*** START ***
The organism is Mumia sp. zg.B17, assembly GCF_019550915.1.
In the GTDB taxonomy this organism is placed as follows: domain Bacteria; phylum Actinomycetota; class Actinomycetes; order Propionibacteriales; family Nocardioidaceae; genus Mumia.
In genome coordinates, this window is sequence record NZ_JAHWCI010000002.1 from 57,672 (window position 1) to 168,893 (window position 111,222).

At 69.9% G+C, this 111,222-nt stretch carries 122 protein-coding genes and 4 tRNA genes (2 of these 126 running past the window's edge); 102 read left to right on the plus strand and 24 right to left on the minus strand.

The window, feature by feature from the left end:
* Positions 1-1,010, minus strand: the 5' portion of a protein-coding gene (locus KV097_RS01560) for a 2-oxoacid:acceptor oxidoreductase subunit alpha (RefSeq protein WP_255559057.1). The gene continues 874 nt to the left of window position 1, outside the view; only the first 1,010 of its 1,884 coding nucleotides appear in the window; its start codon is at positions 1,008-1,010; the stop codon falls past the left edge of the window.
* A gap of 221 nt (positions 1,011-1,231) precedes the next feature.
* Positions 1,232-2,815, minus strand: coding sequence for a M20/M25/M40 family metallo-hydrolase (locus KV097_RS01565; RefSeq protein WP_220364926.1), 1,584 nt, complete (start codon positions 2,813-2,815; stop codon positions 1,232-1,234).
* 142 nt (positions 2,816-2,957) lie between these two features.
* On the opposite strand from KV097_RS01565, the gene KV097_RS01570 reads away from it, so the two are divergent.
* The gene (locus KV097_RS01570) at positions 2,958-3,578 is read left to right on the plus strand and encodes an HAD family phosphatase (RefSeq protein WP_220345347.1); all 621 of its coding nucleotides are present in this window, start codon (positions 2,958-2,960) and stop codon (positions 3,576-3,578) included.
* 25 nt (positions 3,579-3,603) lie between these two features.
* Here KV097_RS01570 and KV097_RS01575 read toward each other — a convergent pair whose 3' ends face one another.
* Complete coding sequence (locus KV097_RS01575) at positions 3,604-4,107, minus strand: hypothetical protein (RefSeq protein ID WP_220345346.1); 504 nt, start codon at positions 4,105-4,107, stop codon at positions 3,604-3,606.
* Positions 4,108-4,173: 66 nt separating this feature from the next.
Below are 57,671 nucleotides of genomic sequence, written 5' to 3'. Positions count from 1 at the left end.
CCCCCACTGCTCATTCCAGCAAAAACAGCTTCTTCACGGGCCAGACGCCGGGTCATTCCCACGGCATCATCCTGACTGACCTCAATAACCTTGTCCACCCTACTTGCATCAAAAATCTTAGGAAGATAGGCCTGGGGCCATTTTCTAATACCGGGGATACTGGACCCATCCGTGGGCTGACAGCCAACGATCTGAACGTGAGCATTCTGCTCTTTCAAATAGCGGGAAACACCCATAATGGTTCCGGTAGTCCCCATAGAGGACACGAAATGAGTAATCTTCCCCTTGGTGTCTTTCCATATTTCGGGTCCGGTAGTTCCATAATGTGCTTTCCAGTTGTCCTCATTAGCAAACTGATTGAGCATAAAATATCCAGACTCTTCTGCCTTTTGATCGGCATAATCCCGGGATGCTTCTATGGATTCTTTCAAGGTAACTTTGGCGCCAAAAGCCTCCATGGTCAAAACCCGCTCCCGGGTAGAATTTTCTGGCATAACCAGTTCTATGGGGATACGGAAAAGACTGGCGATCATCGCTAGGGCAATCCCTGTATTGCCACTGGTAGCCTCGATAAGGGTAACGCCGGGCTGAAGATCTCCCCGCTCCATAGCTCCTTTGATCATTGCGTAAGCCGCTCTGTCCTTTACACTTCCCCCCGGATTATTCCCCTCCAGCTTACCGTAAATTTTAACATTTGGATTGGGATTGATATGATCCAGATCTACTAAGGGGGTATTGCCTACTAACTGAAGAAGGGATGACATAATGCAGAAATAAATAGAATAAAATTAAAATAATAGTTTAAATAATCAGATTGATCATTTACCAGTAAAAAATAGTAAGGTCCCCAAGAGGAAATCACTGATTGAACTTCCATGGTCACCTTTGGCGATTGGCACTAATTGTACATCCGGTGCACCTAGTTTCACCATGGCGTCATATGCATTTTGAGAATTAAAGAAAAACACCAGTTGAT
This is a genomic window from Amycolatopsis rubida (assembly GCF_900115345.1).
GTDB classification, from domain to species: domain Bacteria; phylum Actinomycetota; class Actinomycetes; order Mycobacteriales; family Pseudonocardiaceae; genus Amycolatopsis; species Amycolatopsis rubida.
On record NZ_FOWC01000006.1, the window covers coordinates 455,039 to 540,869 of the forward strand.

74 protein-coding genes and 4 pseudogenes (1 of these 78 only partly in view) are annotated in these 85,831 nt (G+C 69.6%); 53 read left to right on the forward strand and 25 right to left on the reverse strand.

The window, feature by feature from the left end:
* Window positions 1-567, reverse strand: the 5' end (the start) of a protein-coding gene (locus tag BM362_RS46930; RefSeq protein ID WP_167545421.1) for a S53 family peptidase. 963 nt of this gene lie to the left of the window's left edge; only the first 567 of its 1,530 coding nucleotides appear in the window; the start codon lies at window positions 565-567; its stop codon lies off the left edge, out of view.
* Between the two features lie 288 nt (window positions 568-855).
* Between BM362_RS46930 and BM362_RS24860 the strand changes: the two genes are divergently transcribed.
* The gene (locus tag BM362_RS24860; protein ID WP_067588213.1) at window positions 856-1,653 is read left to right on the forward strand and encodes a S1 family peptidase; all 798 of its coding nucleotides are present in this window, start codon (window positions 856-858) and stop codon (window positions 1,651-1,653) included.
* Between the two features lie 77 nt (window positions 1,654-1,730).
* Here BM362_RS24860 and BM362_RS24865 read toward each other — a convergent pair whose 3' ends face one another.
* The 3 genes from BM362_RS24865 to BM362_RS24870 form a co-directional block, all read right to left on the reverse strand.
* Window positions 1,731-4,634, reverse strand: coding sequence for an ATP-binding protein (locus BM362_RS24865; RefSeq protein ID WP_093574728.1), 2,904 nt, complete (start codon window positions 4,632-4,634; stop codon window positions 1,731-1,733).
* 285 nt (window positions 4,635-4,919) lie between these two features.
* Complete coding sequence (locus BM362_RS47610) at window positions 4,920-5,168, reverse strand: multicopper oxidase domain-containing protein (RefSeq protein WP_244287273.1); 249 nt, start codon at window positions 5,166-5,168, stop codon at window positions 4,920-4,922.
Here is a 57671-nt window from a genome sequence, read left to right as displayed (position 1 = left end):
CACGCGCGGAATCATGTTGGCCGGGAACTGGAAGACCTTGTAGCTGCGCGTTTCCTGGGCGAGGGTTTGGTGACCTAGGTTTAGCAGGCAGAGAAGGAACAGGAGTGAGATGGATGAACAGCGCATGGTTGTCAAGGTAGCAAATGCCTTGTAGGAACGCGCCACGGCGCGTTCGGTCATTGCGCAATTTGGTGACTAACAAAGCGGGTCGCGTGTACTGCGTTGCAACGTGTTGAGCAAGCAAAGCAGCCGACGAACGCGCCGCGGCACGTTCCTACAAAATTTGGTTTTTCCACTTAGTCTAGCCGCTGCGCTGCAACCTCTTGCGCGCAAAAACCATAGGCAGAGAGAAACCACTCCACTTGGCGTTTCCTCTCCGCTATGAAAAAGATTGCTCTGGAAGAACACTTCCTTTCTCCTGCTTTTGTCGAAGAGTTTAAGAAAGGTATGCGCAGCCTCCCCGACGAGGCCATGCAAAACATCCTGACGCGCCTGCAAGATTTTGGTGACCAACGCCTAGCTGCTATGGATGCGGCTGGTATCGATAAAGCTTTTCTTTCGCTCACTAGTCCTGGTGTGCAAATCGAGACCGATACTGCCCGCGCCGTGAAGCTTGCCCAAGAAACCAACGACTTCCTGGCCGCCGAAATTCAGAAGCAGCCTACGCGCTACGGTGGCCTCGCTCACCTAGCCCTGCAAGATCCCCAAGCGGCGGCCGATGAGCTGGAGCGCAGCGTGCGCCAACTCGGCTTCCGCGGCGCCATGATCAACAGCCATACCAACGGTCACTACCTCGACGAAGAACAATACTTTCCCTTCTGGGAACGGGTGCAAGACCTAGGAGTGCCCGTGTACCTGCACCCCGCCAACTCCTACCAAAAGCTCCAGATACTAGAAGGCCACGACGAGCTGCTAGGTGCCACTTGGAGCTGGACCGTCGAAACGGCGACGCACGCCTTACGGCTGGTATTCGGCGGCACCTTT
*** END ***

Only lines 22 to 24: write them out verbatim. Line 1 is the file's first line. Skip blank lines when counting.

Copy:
The window, feature by feature from the left end:
* Window positions 1-567, reverse strand: the 5' end (the start) of a protein-coding gene (locus tag BM362_RS46930; RefSeq protein ID WP_167545421.1) for a S53 family peptidase. 963 nt of this gene lie to the left of the window's left edge; only the first 567 of its 1,530 coding nucleotides appear in the window; the start codon lies at window positions 565-567; its stop codon lies off the left edge, out of view.
* Between the two features lie 288 nt (window positions 568-855).